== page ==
COPPOLA: What’s interesting about that,
though, is there really hasn’t been any of
that maturity to speak of for the past couple
of years. We’re all expecting it. A lot of us
tried to position ourselves to take advantage
of that from either a debt or an equity perspective. The capital markets have really
come back. So while that hasn’t played out
yet, it may perhaps play out over the next
couple of years as those loans mature. The
capital markets are pretty healthy today.
I’ve been doing the panel circuit this
year, and the common theme has been too
much capital chasing too few deals. When
did I last hear that? It wasn’t that long ago.
So when I look at my business for 2012, the
rapidity with which everything has been
occurring this cycle has been interesting. As
a life company lender, I was sitting with all
the CMBS lenders, and at the beginning of
the year, we’re going around the room, and
everybody’s kind of hanging their heads.
Yet we’re the one group that’s saying,
well, this is kind of good. So we actually
executed on some really great business in
the first half of the year, but come July or so,
it looked like the light just switched. All of a
sudden, the conduits are beating our
spreads, on both the deals we were and
weren’t chasing—it’s really unbelievable
RICHARD COPPOLA, TIAA-CREF
on some great
the first half.
Come July, all
of a sudden,
are beating our spreads, on
both the deals we were and
how aggressive the bids are on that stuff.
Life companies tend to have that herd
mentality. We all said, “I’m going to go do B
notes and mezz behind the conduits”
because that was good business. You can stay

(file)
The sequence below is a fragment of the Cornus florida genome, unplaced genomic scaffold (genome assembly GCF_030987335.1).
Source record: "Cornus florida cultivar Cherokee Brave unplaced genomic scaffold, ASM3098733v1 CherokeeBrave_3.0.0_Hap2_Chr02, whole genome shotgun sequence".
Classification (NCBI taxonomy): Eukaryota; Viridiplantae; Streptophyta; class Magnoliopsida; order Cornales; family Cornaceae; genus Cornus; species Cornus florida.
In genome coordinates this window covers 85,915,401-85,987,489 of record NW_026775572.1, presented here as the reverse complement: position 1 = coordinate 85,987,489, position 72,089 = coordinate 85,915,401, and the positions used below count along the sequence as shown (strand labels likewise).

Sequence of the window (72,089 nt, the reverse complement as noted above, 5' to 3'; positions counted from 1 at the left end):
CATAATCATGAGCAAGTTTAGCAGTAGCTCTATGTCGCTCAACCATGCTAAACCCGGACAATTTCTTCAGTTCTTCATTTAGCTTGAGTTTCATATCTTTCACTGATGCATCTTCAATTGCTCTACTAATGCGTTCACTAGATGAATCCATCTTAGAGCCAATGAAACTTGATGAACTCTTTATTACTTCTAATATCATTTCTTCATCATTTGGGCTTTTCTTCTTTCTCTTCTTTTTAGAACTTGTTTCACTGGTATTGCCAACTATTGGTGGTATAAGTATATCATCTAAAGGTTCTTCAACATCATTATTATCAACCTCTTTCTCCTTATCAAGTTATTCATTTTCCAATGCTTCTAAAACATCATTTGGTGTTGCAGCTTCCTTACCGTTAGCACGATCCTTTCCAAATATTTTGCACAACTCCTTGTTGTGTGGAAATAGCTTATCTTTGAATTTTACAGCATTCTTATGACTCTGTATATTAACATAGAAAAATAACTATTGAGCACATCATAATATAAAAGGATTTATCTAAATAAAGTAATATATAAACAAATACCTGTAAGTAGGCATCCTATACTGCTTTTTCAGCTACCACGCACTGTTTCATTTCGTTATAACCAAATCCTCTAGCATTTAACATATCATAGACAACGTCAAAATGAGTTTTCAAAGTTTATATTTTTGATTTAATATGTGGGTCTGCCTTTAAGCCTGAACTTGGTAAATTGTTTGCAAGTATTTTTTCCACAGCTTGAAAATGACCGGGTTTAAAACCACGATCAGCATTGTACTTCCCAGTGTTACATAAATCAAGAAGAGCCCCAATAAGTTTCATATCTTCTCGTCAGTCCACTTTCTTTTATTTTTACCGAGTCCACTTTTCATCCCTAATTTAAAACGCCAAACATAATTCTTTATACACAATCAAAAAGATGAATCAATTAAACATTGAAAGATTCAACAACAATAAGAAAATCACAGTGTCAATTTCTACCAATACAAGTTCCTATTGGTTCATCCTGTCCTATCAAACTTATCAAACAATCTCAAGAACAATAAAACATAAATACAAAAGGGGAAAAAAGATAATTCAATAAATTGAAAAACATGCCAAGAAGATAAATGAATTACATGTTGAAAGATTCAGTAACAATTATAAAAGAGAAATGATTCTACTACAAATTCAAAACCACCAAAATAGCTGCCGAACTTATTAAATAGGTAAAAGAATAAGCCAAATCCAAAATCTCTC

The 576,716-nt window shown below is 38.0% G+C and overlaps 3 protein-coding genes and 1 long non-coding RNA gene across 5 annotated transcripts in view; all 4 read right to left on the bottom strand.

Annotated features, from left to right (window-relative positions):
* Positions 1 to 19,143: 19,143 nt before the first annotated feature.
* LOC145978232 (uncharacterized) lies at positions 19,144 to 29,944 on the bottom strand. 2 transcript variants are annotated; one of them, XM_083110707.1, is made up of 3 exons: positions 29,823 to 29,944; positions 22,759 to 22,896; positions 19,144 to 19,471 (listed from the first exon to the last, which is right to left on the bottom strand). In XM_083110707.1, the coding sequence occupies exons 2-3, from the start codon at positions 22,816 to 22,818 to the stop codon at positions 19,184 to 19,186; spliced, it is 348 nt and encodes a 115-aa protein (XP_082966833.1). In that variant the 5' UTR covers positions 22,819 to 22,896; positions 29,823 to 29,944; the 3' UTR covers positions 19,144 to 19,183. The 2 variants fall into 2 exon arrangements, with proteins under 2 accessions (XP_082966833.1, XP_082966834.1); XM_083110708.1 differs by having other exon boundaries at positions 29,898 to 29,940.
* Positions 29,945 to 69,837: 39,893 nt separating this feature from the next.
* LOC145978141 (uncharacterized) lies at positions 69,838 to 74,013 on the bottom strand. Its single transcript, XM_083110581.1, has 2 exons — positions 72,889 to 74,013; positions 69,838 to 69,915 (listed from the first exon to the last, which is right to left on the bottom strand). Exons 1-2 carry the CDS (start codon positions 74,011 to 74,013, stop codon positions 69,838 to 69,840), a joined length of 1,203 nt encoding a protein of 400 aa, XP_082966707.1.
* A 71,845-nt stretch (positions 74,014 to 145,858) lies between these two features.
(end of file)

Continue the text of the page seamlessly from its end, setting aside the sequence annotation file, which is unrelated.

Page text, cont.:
in core assets, and you can get a pretty good
yield. Maybe it’s high single digits in the first
half of the year, but we all said that at the
same time. A couple of deals got done, and
that market has gone away. The conduits
now are securitizing the entire transaction.
Today, though, borrowers aren’t necessarily looking to push leverage so much. So if
the deal goes off at a 50% LTV, there’s not a
subordinate piece left. There’s not a slice to
invest in. The whole thing gets securitized.
We’re seeing that day in and day out, which
is really challenging as we try to find places
to invest and find yield. We did a small mezz
deal in Manhattan in the first half, $30 million on an existing conduit transaction that
actually permitted mezz. It was too expensive to defease, but the last dollar leverage
was less than 50%. We were able to earn
about a 7% yield on a six-year transaction.
We also participated in a small mezz deal
for an office asset in Philadelphia—the last
dollar leverage was 65%. It was a thinner
slice, but that deal was at LIBOR plus 7.75%
yield, a stable rent roll, etc.
We started the year booking probably
low- to mid-4% coupons on 10-year deals at
50-55% leverage on the best-of-the-best in
Manhattan and DC. Now, we’re talking
about perhaps 3.5% to 3.75% in Midtown
Manhattan within just 12 months. ◆
Visit GlobeSt.com in the coming weeks to read
more of the conversation between these institutional industry heavyweights.
Reprint orders: www.remreprints.com
Philadelphia’s premier real estate networking event returns. Network with 500 senior-level CRE owners, investors, developers, lenders, end users, and brokers.
March 7th, 2013
The Crystal Tea Room
Sponsors as of 1/22/2013
Jennifer McCabe ;;;;;;;;;;;;;;;;;;;;;;;;;;;;;;;;;
For details and updates, visit: www.realshareconferences.com/philadelphia